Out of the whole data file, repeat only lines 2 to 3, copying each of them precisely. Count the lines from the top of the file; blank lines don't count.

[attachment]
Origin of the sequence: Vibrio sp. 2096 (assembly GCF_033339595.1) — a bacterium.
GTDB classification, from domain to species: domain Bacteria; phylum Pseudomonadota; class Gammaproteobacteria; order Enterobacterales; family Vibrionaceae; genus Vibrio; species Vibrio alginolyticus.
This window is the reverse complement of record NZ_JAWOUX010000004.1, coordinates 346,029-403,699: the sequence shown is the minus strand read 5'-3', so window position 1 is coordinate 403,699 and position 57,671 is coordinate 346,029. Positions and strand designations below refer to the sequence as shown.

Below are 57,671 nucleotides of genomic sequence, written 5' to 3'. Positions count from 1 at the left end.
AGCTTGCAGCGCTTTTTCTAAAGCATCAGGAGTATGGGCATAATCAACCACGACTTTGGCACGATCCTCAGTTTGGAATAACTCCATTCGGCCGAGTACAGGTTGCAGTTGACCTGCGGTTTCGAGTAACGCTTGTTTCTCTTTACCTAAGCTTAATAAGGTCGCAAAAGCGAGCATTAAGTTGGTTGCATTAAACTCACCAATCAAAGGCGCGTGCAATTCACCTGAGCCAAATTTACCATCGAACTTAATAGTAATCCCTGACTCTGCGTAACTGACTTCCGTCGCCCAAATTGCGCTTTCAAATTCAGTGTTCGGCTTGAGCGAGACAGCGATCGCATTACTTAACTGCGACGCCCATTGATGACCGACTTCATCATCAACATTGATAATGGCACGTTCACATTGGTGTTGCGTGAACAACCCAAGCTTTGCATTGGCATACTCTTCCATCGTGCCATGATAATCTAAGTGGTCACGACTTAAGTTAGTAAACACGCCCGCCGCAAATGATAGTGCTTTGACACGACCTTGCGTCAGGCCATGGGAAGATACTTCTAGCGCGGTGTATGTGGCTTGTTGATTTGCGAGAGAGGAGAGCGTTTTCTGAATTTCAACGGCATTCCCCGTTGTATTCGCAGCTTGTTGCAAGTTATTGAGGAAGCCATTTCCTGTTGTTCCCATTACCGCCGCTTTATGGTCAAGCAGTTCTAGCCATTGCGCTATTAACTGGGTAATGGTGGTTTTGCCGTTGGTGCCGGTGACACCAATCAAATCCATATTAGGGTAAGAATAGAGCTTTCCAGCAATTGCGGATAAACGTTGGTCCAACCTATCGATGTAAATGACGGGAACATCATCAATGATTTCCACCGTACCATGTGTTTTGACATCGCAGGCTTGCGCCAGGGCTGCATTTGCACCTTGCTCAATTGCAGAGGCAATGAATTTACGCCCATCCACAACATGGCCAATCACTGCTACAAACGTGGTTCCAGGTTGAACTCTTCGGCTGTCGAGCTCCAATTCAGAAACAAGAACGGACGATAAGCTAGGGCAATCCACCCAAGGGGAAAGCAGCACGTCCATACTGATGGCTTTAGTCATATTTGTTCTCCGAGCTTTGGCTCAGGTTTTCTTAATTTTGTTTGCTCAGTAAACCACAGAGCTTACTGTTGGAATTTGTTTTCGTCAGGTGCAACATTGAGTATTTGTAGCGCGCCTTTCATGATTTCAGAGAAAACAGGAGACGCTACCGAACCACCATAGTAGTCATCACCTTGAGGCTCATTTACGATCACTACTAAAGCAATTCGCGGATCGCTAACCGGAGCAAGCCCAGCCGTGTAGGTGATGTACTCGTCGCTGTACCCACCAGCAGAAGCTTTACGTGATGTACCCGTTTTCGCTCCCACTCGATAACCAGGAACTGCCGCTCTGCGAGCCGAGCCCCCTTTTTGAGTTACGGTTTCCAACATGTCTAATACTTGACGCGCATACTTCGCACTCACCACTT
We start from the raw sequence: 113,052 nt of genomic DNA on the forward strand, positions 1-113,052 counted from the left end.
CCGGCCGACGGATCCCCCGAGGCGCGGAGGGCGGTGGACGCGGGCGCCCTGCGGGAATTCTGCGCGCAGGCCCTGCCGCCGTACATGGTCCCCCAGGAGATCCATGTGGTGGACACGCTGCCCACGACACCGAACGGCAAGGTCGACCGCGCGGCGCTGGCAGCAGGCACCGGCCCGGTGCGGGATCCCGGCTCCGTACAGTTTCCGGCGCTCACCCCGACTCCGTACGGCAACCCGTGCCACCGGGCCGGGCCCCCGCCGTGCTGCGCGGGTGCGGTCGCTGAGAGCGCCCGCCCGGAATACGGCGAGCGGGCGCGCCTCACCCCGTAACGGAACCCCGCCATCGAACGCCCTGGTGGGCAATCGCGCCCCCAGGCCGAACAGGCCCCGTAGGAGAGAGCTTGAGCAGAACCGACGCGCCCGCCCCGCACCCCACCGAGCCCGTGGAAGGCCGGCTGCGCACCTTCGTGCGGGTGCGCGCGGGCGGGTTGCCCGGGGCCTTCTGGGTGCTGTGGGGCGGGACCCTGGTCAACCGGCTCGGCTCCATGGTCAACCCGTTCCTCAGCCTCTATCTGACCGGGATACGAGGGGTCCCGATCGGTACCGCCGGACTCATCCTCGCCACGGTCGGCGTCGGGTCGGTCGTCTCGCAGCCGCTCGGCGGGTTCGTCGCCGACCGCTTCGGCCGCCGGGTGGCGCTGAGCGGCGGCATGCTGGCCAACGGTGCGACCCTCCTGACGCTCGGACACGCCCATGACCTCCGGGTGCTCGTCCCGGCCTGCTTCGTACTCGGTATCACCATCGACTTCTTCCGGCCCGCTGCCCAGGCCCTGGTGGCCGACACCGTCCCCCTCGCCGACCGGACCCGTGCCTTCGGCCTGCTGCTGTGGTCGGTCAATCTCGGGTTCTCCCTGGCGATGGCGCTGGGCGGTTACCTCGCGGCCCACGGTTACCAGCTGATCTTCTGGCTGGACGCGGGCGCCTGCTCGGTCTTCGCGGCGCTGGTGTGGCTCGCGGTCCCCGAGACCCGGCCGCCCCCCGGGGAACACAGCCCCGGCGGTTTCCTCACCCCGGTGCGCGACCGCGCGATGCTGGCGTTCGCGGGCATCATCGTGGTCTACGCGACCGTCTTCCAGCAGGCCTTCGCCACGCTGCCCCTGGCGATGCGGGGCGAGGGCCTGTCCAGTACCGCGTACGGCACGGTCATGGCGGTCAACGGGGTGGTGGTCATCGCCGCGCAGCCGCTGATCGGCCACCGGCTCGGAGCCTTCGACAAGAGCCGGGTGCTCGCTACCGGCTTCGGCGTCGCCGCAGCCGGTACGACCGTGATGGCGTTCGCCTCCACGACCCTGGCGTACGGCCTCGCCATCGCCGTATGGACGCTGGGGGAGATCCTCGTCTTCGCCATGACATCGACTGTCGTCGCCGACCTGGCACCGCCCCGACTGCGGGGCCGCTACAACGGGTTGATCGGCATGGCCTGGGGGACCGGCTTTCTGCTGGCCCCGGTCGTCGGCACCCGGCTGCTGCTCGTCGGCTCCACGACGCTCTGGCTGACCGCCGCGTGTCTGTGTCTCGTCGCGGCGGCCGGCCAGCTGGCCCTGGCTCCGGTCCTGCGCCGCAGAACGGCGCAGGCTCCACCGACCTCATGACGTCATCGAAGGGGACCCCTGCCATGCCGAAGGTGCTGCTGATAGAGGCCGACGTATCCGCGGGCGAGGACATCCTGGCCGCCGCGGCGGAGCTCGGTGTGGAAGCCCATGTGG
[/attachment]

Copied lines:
GTDB classification, from domain to species: domain Bacteria; phylum Pseudomonadota; class Gammaproteobacteria; order Enterobacterales; family Vibrionaceae; genus Vibrio; species Vibrio alginolyticus.
This window is the reverse complement of record NZ_JAWOUX010000004.1, coordinates 346,029-403,699: the sequence shown is the minus strand read 5'-3', so window position 1 is coordinate 403,699 and position 57,671 is coordinate 346,029. Positions and strand designations below refer to the sequence as shown.